On Tuesday, Palm Beach Commissioners agreed to allow Uber to operate on a temporary basis as they try to hash out an agreement on how to regulate the ride-sharing company. Broward County commissioners are also still trying to find a way to regulate Uber while lawmakers in Tallahassee are looking into two bills that would make ride-sharing companies legal in the state.
But the main issue that continues to arise from opponents of Uber, especially from cabdrivers and now one prominent consumer advocate, remains passenger safety in regard to Uber drivers' being insured.
It's a topic that has been debated since Uber began to blow up. And it's a complex topic that has even some Uber drivers wondering what's what.
Last year, New Times reported on how cabdrivers not only expressed concern over the way Uber runs its insurance but how it was harming the industry and was a growing threat for passengers. For its part, Uber has told New Times that it does, in fact, offer liability coverage for its drivers, per incident.
But Uber's detractors say the company has not exactly been transparent with its policies.
And this could end up hurting taxpayers, say Uber's opponents.
"Palm Beach County and its residents will be left to foot the bill to subsidize Uber when drivers start having accidents, get hurt, and hurt others," Jennifer Condie, owner of Polo Cab Co. in Palm Beach, tells New Times in an email. "Uber and their private insurance refuse to pay claims, and drivers have their insurance canceled."
Meanwhile, consumer advocate Walter Dartland, who is also executive director of the Consumer Federation of the Southeast, says it's important for consumers to read the fine print when it comes to Uber's insurance and safety regulations, even with the company saying its drivers are covered.
Uber's legal terms warn that passengers "may be exposed to transportation that is potentially dangerous, offensive, harmful to minors, unsafe or otherwise objectionable."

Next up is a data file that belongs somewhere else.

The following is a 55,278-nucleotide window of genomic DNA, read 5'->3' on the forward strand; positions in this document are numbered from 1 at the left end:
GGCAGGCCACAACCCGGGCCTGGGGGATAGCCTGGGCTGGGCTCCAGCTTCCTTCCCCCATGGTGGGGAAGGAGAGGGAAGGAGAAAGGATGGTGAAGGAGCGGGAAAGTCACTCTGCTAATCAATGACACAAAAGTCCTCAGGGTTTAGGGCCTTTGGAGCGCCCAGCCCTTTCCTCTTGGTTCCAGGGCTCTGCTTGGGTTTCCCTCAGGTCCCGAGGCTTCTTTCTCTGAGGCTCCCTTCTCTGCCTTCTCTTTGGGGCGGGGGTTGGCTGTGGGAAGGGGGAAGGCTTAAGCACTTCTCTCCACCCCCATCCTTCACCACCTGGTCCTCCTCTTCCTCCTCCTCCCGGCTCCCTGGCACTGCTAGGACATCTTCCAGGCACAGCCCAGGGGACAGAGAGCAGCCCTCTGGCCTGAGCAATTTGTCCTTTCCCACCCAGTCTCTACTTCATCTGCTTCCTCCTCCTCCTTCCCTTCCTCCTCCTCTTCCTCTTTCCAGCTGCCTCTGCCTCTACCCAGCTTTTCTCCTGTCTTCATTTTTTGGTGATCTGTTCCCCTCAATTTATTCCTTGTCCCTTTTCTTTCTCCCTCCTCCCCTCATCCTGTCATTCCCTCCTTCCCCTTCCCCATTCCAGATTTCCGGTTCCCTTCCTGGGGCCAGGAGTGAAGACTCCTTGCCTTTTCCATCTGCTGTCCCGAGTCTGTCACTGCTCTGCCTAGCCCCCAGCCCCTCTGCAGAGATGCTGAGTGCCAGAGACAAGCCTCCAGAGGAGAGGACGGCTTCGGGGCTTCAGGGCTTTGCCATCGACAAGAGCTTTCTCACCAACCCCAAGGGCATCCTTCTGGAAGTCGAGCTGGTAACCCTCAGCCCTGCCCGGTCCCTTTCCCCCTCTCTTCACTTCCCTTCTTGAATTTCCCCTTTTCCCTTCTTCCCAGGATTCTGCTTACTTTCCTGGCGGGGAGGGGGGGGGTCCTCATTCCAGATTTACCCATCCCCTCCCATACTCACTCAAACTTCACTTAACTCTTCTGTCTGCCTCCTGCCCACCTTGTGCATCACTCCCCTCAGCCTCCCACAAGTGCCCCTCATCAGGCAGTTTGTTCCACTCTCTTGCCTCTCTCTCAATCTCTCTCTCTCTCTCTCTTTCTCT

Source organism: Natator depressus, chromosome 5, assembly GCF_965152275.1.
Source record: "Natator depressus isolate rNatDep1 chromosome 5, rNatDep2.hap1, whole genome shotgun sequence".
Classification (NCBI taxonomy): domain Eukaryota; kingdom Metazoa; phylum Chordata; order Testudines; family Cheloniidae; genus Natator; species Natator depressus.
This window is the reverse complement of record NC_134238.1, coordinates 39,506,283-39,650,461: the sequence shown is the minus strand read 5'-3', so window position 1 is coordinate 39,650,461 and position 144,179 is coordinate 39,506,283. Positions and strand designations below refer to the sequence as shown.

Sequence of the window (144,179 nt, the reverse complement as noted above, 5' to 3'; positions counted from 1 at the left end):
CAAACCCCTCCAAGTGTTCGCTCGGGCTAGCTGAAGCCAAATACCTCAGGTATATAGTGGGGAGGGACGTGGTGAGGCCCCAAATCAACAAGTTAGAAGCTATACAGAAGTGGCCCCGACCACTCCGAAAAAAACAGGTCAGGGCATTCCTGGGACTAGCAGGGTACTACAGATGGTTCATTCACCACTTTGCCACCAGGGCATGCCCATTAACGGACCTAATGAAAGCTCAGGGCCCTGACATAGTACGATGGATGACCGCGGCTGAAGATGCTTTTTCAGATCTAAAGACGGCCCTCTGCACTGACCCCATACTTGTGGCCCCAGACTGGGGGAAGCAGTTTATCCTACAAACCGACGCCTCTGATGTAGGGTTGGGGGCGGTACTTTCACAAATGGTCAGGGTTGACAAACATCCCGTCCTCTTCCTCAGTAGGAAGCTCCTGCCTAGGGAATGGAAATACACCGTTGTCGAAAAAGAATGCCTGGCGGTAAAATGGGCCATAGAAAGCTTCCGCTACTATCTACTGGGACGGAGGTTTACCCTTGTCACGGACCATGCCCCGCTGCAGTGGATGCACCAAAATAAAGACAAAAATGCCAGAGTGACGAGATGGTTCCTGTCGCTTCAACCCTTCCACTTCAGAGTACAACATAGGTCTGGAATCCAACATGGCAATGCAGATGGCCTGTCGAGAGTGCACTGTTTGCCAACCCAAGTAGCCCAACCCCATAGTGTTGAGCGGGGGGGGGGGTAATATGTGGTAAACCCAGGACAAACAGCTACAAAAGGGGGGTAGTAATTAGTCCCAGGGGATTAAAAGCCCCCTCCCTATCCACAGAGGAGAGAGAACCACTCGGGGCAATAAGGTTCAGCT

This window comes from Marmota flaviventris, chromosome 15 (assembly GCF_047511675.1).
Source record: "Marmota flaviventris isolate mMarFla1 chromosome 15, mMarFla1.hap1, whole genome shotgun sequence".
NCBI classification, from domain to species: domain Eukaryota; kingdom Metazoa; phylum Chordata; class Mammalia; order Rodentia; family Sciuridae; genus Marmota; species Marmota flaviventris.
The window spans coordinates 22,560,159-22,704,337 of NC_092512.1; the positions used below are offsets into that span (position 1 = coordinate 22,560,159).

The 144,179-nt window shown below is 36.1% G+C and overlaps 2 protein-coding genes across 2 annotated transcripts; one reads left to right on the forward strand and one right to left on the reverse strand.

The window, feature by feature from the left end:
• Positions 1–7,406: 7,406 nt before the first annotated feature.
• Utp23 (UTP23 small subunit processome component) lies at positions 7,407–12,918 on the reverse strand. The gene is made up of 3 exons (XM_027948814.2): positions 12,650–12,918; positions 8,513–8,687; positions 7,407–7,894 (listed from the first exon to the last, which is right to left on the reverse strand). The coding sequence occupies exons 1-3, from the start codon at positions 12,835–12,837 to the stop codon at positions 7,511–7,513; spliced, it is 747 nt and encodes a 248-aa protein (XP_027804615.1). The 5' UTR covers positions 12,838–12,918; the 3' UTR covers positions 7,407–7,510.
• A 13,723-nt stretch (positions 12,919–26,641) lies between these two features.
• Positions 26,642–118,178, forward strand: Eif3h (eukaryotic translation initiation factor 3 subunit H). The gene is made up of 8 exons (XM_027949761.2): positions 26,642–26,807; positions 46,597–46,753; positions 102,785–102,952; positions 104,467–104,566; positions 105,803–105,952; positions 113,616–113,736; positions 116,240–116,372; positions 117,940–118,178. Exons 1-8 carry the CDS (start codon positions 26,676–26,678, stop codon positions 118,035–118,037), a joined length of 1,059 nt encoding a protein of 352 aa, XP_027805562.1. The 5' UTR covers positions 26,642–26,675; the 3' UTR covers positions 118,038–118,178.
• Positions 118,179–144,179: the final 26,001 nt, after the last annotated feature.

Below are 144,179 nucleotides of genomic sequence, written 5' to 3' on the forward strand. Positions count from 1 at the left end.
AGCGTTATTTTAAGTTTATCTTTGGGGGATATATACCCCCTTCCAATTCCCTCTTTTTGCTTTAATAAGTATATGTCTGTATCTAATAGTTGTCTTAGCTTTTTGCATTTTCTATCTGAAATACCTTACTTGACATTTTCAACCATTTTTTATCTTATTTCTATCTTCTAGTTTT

"It's questionable whether this insurance covers incidents of drivers attacking passengers, as in a recent case where a passenger might lose an eye because an Uber driver attacked him with a hammer," Dartland tells New Times.
Dartland is referring to a 2014 incident in San Francisco where a passenger accused an Uber driver of attacking him with a hammer after the two had a disagreement over the route the driver was taking. The victim had his skull fractured in the attack.
The driver, Patrick Karajah, ended up pleading not guilty to two counts of assault with a deadly weapon and battery with serious bodily injury.
"The scary truth is that events like this occur more often than you'd think, and it is unclear whether Uber will accept any responsibility for this important consumer protection," Dartland, who also runs UberNightmare.com, says. "Uber drivers may not be aware of what liabilities they are exposed to and deserve to know the truth."
Uber has told New Times that its priority has been rider safety.
"We're definitely committed to providing the safest rides for our drivers and customers," says Kasra Moshkani, general manager for Uber in South Florida. "In addition to background checks, we provide insurance to drivers. From the moment a rider is matched, Uber provides $1 million in coverage to the driver."
Whatever commissioners from either county decide, it's clear, at least from the company's biggest critics, that the insurance situation is something that's going to need to be addressed more clearly.
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